May 10, 2010 by David Taylor
Historically, society has evaluated chemicals using different systems developed on the basis of the use to which the substance was put. Thus we have seen systems developed in Europe to manage and control agrochemicals, biocides, pharmaceuticals, industrial chemicals and veterinary medicines. This differentiation has been logical, useful and largely successful since the primary objective was to protect the human health of the user, those in their immediate vicinity and the environment in which the activity was taking place.
However, we now face a different issue; the rapid advance in analytical science at the end of the 20th century has enabled us to detect substances at exceedingly low concentrations1, and this has demonstrated that any substance that human beings use is likely to leave residual quantities of it detectable in many parts of the environment. This means that in order to manage risks effectively we need to improve our knowledge of the potential impact of long term chronic exposure to very low concentrations.
For this purpose it is no longer sensible to differentiate substances on the basis of ‘use’, the exposure we are now concerned about is universal and ‘use’ is not directly related to chemical structure and therefore to toxicological impact. For example, pharmaceuticals are only differentiated from agrochemicals or industrial chemicals by the use to which they are put e.g. the rodenticide Warfarin is also widely used as a human medicine. Environmental risk assessment and management of these micropollutants thus needs a different paradigm, in which all substances are subjected to appropriate assessment according to their potential impact and overall exposure patterns, rather than their proposed use.
Subsequent management of substances, aimed at different uses, needs, as now, to be considered carefully since the risk benefit assessments will vary according to use, e.g. society may accept a higher environmental risk for a human pharmaceutical than for a plasticiser.
A recent publication (Hutchinson et.al. 2007) suggests a new basis for ecotoxicological assessment utilising the Mode of Action (MOA) approach originally proposed by Verhaar (1992)
“A widely used MOA approach initiated in the early 1990s is the Verhaar categorization system for predicting acutely toxic effect concentrations of organic environmental pollutants to fish (Verhaar et al, 1992). This scheme separates organic chemicals into four distinct classes that can be assigned a mode of action (MOA). These four classes are as follows: MOA1 – inert chemicals (baseline toxicity); MOA2 – less inert chemicals; MOA3 – reactive chemicals; and MOA4 – specifically acting chemicals. Inert chemicals are chemicals that are not reactive when considering overall acute effects and that do not interact with specific receptors in an organism. The MOA of such compounds in acute aquatic toxicity is called (lethal) narcosis. Less inert chemicals (MOA2) are slightly more toxic than predicted by baseline toxicity estimations. These chemicals often are characterised as compounds acting by a so called ‘polar narcosis’ mechanism and commonly can be identified as possessing hydrogen-bond donor acidity, such as phenols and anilines. Escher and Hermens (2002), suggested that MOA1 and MOA2 are probably the same based on the lethal membrane concentration. Reactive chemicals (MOA3) display an enhanced toxicity that is related to the phenomenon that these chemicals can react unselectively with certain chemical structures commonly found in biomolecules or can be metabolized into more toxic species. Specifically acting chemicals (MOA4) exhibit pharmacological and toxicological effects because of (specific) interactions with certain receptor molecules. For example, agrochemicals and pharmaceuticals typically have one of the following protein targets: (a) receptors, (b) ion channels, (c) enzymes, (d) transporters (Seiler, 2002; Rang et al, 2003). The Verhaar categorisation scheme does not include metals or other inorganic substances and ionisable organic substances.”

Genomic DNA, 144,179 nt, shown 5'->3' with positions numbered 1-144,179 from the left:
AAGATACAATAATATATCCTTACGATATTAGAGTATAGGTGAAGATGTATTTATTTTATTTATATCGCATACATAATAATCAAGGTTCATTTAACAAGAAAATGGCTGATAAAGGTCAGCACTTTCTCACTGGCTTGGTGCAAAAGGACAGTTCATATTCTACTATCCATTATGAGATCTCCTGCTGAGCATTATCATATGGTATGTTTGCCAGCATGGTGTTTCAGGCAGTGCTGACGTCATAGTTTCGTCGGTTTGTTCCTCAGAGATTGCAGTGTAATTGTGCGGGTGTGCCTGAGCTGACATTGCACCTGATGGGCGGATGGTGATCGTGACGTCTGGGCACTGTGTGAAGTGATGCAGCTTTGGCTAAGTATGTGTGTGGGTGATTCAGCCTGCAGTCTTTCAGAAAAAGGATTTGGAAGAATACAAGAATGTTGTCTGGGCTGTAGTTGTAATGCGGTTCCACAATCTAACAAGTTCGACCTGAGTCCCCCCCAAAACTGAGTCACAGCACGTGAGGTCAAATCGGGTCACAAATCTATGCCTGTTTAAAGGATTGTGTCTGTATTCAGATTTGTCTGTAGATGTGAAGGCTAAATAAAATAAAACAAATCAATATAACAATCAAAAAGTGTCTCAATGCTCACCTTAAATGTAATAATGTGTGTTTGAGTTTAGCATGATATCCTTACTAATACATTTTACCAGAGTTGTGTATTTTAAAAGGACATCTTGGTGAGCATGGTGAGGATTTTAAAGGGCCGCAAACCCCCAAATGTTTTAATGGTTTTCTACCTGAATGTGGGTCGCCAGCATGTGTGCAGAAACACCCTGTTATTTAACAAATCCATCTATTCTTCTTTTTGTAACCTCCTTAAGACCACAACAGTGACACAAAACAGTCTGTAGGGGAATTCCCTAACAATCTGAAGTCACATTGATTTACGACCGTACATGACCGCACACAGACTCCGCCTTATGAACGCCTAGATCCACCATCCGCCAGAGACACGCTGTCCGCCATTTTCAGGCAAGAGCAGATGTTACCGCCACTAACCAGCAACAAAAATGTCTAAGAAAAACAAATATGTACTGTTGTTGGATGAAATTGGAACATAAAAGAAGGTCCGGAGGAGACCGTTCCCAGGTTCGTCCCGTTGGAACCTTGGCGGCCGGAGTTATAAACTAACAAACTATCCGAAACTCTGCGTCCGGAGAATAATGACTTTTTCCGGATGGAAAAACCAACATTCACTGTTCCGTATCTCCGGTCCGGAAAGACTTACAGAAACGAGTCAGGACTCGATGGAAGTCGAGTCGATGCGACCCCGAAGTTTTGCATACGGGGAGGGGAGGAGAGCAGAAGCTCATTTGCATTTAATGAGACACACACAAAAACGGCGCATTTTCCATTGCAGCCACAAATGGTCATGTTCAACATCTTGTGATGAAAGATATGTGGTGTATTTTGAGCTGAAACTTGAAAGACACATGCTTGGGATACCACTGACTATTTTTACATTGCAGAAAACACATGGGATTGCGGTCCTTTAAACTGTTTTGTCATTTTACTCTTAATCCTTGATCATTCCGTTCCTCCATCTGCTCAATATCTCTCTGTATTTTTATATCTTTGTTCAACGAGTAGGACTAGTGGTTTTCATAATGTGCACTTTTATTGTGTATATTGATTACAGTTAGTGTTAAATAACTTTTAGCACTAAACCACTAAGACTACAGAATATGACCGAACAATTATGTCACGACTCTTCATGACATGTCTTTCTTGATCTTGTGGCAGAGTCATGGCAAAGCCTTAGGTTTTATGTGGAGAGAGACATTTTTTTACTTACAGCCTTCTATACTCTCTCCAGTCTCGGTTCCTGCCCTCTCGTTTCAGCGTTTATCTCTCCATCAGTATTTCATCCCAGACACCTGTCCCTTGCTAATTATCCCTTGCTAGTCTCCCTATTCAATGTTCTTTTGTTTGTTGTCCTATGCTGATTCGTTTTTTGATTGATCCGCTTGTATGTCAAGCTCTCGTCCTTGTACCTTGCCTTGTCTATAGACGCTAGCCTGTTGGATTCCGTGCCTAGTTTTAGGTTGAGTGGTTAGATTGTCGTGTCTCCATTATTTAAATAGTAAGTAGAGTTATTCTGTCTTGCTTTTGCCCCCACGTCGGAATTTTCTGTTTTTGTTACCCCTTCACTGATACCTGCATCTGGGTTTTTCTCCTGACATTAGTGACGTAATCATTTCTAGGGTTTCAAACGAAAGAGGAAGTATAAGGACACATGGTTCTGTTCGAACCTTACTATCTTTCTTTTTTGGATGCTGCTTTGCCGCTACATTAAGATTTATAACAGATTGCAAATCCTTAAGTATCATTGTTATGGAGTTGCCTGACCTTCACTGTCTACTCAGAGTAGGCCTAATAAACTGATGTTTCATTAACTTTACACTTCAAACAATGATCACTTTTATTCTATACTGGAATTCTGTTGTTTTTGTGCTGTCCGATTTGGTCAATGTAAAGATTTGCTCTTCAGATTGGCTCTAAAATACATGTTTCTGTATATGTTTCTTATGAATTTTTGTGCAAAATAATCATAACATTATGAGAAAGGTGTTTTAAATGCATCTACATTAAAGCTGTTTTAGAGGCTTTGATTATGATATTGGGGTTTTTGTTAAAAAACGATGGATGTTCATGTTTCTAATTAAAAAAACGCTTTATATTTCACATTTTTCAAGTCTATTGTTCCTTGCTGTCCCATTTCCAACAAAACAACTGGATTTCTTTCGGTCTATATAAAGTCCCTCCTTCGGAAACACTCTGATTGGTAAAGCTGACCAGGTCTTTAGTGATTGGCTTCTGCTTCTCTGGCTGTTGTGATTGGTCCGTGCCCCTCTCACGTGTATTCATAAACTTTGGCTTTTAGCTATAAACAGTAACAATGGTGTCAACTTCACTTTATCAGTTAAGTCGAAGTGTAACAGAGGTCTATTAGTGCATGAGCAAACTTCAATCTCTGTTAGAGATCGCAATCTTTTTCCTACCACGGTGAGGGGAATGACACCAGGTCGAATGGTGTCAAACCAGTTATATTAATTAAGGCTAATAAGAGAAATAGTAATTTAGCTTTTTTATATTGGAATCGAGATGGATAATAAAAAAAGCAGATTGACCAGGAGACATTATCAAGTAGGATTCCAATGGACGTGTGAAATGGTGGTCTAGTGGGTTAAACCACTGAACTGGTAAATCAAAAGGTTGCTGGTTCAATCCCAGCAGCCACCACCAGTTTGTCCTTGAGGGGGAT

This seems to be a very sensible and logical way forward that could enable an intelligent testing strategy to be developed. However it depends heavily on the availability of information on the distribution of receptors in different species. There is little benefit in testing a substance categorised as MOA4 on a species which dose not have the appropriate receptor.
However the rapid expansion of receptor mapping (Gunnarsson et.al. 2008) begins to make this a practical possibility.
Escher BI, Hermens JLM. 2002. Modes of action in ecotoxicology: their role in body burdens, species sensitivity, QSARs, and mixture effects. Environ Sci Technol 36:4201-4217.
Gunnarson L. et.al. 2008, Evolutionary Conservation of Human Drug Targets in Organisms used for Environmental Risk Assessments Environ. Sci. Technol. 42, 5807–5813
Hutchinson T H. et.al. 2007, ECETOC Technical Report 102
Rang HP, Dale MM, Ritter JM, Moore PK. 2003. Pharmacology – 5th edition. Churchill Livingstone Edinburgh, UK, pp 797.
Seiler JP. 2002. Pharmacodynamic activity of drugs and ecotoxicology – can the two be connected? Toxicol Lett 131:105-115.
Verhaar HJM, van Leeuwen CJ, Hermens JLM. 1992. Classifying environmental pollutants. 1: Structure-activity relationships for prediction of aquatic toxicity. Chemosphere 25:471-491.
1 Analysts can currently detect concentrations as low as 1 in 10 -15, and it is likely that the even lower concentrations will be measurable in the next decade.
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February 19, 2019 by Becky Brown